The Rashkov and Codîn settlements complete the amazing mosaic-like cultural landscape of Bucovina, where all sites are so very different. Bucovina is a cultural diversity paradigm, thus we had to develop to subject much more than first thought.

            The Slavic morphology sequence is ended by another cultural horizon that interacted with the Slavic world, but it is doubtful whether it was a Slavic culture. This Penkovka culture (RUSANOVA 1976, 1978) is usually attributed to the Antes tribes, that is – beyond the simple name – a large nomadic confederation that could have had Slavic elements too, north of the Black See (TEODOR D 1994; CORMAN 1996). The integration ratio in Slavic morphology sequence is only 42%[10], which speaks for itself. The cultural group originated (at least its pottery did) in primitive elements from the Cherniakhov culture substratum (mostly Sarmatian, p. 98). This common term (Cherniakhov) with outside eastern and southern Carpathian Mountains cultures makes pot-by-pot comparison inoperative for non-biconical forms (the usual, but not exclusive form for Penkovka ceramics). By the way, the pot-by-pot comparison is generally not a recommended method for studying shapes.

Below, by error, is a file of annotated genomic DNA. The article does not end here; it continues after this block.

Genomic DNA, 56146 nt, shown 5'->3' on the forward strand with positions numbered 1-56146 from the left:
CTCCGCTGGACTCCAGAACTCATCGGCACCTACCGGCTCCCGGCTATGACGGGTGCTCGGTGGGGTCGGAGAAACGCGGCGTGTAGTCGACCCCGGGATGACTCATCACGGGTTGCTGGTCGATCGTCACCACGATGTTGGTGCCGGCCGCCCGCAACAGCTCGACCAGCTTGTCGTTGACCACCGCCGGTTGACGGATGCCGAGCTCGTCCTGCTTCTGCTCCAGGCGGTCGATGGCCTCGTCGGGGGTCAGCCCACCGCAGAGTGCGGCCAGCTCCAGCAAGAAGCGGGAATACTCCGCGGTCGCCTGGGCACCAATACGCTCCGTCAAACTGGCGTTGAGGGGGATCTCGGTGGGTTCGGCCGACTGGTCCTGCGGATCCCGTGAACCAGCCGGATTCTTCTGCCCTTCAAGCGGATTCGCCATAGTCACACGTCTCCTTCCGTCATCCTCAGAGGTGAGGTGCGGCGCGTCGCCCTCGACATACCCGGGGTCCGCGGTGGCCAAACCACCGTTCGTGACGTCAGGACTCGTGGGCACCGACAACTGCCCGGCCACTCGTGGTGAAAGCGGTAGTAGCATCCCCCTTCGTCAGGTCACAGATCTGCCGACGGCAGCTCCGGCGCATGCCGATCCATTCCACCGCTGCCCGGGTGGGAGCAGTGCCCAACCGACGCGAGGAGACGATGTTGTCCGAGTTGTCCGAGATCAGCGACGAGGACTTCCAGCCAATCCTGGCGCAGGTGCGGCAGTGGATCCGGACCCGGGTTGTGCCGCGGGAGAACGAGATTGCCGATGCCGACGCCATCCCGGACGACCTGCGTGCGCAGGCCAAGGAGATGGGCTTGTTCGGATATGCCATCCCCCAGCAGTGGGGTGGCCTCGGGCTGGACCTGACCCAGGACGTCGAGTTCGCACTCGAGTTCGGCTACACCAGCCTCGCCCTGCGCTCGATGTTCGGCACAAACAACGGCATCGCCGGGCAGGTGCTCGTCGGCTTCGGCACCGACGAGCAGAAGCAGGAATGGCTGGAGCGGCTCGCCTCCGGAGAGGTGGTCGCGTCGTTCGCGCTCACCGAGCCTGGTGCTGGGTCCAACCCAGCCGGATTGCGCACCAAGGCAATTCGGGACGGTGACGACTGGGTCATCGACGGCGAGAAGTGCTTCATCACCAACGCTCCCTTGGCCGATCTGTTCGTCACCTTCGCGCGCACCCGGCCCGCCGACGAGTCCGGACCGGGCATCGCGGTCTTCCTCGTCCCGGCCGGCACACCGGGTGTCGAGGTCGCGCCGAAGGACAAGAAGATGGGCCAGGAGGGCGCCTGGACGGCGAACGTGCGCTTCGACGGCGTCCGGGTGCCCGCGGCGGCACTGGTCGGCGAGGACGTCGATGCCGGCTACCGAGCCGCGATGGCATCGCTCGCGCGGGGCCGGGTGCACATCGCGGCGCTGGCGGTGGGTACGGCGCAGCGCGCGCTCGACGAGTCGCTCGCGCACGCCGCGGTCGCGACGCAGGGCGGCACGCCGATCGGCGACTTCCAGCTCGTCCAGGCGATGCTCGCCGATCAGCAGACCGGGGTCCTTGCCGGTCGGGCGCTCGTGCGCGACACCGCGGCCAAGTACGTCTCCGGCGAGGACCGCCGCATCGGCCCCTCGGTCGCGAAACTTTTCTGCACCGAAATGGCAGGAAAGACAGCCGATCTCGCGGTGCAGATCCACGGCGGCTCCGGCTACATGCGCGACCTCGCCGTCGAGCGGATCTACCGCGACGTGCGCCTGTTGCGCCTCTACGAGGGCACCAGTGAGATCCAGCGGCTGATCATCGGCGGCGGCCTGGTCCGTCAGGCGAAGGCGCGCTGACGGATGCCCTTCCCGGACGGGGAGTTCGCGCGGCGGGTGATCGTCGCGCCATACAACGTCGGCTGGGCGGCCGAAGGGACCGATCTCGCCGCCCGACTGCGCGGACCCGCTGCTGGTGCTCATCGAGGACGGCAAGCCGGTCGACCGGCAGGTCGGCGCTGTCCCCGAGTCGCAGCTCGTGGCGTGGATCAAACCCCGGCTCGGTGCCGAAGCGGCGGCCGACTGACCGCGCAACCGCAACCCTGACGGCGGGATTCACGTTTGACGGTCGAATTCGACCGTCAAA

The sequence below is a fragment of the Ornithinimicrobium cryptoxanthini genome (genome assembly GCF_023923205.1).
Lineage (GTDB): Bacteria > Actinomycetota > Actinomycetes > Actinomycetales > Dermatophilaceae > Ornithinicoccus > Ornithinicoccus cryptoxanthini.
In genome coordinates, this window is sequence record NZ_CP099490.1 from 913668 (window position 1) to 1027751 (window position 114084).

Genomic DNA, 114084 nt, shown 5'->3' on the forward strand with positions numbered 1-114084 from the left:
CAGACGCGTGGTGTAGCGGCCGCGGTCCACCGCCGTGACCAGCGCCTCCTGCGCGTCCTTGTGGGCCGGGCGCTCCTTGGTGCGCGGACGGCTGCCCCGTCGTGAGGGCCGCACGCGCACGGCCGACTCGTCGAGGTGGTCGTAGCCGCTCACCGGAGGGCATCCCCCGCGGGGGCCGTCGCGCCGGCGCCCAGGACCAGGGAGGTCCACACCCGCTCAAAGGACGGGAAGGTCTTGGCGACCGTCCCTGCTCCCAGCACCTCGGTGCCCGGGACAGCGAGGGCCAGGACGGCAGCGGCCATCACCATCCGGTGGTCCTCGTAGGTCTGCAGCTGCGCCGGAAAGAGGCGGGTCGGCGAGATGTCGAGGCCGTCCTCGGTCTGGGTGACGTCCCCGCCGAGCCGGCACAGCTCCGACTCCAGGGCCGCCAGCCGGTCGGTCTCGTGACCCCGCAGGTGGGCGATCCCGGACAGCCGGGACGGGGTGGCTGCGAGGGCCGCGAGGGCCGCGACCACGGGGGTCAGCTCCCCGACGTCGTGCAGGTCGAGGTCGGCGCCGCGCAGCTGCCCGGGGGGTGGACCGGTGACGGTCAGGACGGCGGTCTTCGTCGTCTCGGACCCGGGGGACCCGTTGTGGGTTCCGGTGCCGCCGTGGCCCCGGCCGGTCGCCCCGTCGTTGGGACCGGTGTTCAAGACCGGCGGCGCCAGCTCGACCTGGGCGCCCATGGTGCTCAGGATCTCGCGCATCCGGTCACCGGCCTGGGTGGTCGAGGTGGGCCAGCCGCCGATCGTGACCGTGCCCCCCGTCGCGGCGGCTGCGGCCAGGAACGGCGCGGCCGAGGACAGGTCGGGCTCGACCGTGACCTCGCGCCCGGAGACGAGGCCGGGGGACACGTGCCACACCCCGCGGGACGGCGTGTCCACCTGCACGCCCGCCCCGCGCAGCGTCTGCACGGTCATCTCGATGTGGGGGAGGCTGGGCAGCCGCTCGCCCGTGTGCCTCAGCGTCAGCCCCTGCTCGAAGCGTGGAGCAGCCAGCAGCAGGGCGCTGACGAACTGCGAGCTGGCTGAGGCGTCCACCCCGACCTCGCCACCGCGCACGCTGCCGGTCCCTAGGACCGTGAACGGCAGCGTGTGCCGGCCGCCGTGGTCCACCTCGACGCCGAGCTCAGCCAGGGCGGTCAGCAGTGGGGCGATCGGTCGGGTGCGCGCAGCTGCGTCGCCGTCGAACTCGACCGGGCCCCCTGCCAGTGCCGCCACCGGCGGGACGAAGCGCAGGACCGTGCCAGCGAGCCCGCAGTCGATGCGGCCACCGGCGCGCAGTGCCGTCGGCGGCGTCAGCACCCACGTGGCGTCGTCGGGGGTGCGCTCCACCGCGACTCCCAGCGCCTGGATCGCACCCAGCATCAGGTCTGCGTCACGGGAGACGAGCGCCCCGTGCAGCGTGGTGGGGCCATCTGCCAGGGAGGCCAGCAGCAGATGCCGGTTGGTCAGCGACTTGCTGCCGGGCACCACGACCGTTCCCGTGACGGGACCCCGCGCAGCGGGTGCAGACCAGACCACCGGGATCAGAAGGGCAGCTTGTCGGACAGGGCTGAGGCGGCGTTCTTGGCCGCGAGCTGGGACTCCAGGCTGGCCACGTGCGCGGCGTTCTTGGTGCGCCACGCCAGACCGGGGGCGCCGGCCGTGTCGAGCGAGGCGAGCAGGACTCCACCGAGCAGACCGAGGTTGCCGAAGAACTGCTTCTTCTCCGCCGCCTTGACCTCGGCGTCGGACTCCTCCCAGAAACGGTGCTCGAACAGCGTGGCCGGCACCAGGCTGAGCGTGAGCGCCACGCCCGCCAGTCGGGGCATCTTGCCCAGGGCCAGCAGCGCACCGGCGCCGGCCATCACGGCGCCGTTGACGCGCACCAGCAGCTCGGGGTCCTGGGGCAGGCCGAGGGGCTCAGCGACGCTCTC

further – Section III

back to the Summary index

the Romanian version general index

the Romanian version for Section II

back to the National Museum Publications

back to the National Museum index


[1] Basic, that is a pottery made in Dacian tradition, with influences from Roman potters practice.

[2] Central Wallachia, II-III C. AD

[3] Roman Oltenia, II-III C; in the incineration necropolis one can find Roman ceramics mixed with Dacian ceramics.

[4] An isolated cultural group from northern Muntenia, in the time of the Hunic Empire.

[5] This is in north-western part of Moldavia, near the Carpathian Mountains, western from Siret river, from Suceava river in South to Nistru in North.

[6] After I concluded this work I red a book appeared approximately in the same time (CURTA 2001). According to this, there is less a “material history” together than the spreading of a “lingua franca” (Old Slavic) in Barbaricum; this hypothesis explains better the mismatching morphology between western and eastern areas of presumable Slav ethnicity emergence.

[7] And everyone could continue: how could this population be a significant part of the great invasions from Lower Danube?

[8] The first table, of the „Average dimensions”; from left to right, the columns are: (1) the lot; (2) Capacity (only entire shapes); (3) upper capacity (upper belly diameter); (4) ratio upper capacity/ total capacity; (5) deduced capacity (all entire- and half- pots); (6) rim diameter; (7) base diameter; (8) height

[9] In the analysis have been considered only the pots related with dwellings dated by author at the and of fifth and in the sixth century. The seventh and eighth centuries pottery gets closer and closer by what is generally considered as Slavic pottery. The goal of this study was to establish if the Codîn community/ communities was/ were already Slav (as pottery tradition) in the time of great invasions.

[10] The figure is complementary of that of the last row, fourth column.